The issue with making a film like Red Tails is in the numbers. In order to simply break even (factoring in an average ticket price of about $8) then 11.6 million people need to go see this film– who wants to just break even? Breaking even and generating a profit are very different things.
Some might see that 11.6 million ticket sales an easy lift, after all 72% of Americans see at least one movie each year; assume Red Tails is that movie, and that is potentially 222 million movie ticket sales. However, according to “The Role of Actors’ Race in White Audiences’ Selective Exposure to Movies,” published recently in the Journal of Communication, “the audiences for “Larry Crowne” and Tyler Perry’s “Madea’s Big Happy Family” may not overlap.”
Think about it, when is the last time you saw white people bum rush the line to see a Madea movie?
The study takes a look at whether or not white audiences see films in which the cast or the story is a black story. While the study isn’t conclusive, and has no point of reference when it comes to Black action films (Red Tails is the first such film), it offers some insight into the issues potentially facing Red Tails.
It’s not a question of whether only black people will be lined up to see Red Tails. It’s a question of whether enough people will see this film, given the proclivity of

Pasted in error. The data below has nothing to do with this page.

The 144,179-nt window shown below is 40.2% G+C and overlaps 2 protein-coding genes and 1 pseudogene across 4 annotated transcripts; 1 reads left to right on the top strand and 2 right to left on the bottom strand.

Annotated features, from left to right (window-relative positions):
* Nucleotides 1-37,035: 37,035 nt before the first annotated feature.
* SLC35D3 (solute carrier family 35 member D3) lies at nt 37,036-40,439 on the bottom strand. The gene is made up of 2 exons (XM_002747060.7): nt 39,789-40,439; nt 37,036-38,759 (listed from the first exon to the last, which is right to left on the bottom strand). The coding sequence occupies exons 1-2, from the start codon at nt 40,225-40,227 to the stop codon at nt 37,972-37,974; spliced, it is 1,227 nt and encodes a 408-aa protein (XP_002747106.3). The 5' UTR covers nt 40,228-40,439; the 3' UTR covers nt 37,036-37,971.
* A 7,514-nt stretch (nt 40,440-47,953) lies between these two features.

white people not to see black films.
What If I Asked You…
If I asked you to invest your life savings into funding an all-black movie budgeted at $93 million that doesn’t feature Will Smith or Samuel L. Jackson, would you? (Will Smith and Sam Jackson sell extremely well in the foreign markets — many films perform poorly domestically, but the execs don’t worry because they know it will do well abroad).
Now if that movie cost $25 million to make, and only relied on 3.1 million people going to see it in order to break even might you be more interested? Consider this: while The Help features very strong, black talent, the movie also includes other draws, and is based on a best seller. Sounds like a better spend and maybe you’d choose to invest here — I would.